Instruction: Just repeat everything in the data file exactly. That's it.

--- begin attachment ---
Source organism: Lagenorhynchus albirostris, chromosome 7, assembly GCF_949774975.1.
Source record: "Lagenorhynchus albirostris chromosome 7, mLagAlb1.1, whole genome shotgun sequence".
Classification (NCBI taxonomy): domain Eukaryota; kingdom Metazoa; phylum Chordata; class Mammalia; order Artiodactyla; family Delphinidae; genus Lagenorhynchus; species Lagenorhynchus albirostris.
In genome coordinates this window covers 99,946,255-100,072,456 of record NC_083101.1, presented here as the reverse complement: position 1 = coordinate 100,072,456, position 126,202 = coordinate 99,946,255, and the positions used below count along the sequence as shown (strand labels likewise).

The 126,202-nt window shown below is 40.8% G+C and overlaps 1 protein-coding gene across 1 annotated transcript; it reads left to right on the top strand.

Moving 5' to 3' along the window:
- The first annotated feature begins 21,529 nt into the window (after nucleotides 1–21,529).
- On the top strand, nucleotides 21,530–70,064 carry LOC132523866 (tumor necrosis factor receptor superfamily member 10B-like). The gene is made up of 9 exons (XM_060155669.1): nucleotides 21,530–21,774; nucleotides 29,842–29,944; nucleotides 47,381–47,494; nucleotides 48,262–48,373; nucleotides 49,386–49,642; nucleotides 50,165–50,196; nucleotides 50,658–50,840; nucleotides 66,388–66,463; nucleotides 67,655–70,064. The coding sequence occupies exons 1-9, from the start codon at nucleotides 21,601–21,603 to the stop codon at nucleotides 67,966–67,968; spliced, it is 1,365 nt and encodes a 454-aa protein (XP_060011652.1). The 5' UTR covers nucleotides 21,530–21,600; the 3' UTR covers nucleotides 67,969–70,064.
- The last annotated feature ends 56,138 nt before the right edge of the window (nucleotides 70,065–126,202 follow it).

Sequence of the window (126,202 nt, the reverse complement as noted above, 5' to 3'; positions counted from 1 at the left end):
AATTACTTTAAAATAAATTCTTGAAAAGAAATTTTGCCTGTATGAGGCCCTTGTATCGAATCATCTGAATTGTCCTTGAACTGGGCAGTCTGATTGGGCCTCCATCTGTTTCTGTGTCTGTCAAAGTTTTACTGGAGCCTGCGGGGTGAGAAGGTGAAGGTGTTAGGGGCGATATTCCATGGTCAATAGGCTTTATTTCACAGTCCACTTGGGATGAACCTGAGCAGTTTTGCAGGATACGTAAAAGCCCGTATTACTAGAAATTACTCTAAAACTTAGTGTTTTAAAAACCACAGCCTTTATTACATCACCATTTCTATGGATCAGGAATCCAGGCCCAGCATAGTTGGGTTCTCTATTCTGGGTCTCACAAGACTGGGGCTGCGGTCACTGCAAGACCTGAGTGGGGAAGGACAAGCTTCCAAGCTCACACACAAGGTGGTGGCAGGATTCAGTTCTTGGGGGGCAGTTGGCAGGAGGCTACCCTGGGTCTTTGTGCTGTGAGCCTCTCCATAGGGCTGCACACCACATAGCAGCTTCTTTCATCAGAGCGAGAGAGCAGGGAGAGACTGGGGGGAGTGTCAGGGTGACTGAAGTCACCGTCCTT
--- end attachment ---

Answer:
Source organism: Lagenorhynchus albirostris, chromosome 7, assembly GCF_949774975.1.
Source record: "Lagenorhynchus albirostris chromosome 7, mLagAlb1.1, whole genome shotgun sequence".
Classification (NCBI taxonomy): domain Eukaryota; kingdom Metazoa; phylum Chordata; class Mammalia; order Artiodactyla; family Delphinidae; genus Lagenorhynchus; species Lagenorhynchus albirostris.
In genome coordinates this window covers 99,946,255-100,072,456 of record NC_083101.1, presented here as the reverse complement: position 1 = coordinate 100,072,456, position 126,202 = coordinate 99,946,255, and the positions used below count along the sequence as shown (strand labels likewise).

The 126,202-nt window shown below is 40.8% G+C and overlaps 1 protein-coding gene across 1 annotated transcript; it reads left to right on the top strand.

Moving 5' to 3' along the window:
- The first annotated feature begins 21,529 nt into the window (after nucleotides 1–21,529).
- On the top strand, nucleotides 21,530–70,064 carry LOC132523866 (tumor necrosis factor receptor superfamily member 10B-like). The gene is made up of 9 exons (XM_060155669.1): nucleotides 21,530–21,774; nucleotides 29,842–29,944; nucleotides 47,381–47,494; nucleotides 48,262–48,373; nucleotides 49,386–49,642; nucleotides 50,165–50,196; nucleotides 50,658–50,840; nucleotides 66,388–66,463; nucleotides 67,655–70,064. The coding sequence occupies exons 1-9, from the start codon at nucleotides 21,601–21,603 to the stop codon at nucleotides 67,966–67,968; spliced, it is 1,365 nt and encodes a 454-aa protein (XP_060011652.1). The 5' UTR covers nucleotides 21,530–21,600; the 3' UTR covers nucleotides 67,969–70,064.
- The last annotated feature ends 56,138 nt before the right edge of the window (nucleotides 70,065–126,202 follow it).

Sequence of the window (126,202 nt, the reverse complement as noted above, 5' to 3'; positions counted from 1 at the left end):
AATTACTTTAAAATAAATTCTTGAAAAGAAATTTTGCCTGTATGAGGCCCTTGTATCGAATCATCTGAATTGTCCTTGAACTGGGCAGTCTGATTGGGCCTCCATCTGTTTCTGTGTCTGTCAAAGTTTTACTGGAGCCTGCGGGGTGAGAAGGTGAAGGTGTTAGGGGCGATATTCCATGGTCAATAGGCTTTATTTCACAGTCCACTTGGGATGAACCTGAGCAGTTTTGCAGGATACGTAAAAGCCCGTATTACTAGAAATTACTCTAAAACTTAGTGTTTTAAAAACCACAGCCTTTATTACATCACCATTTCTATGGATCAGGAATCCAGGCCCAGCATAGTTGGGTTCTCTATTCTGGGTCTCACAAGACTGGGGCTGCGGTCACTGCAAGACCTGAGTGGGGAAGGACAAGCTTCCAAGCTCACACACAAGGTGGTGGCAGGATTCAGTTCTTGGGGGGCAGTTGGCAGGAGGCTACCCTGGGTCTTTGTGCTGTGAGCCTCTCCATAGGGCTGCACACCACATAGCAGCTTCTTTCATCAGAGCGAGAGAGCAGGGAGAGACTGGGGGGAGTGTCAGGGTGACTGAAGTCACCGTCCTT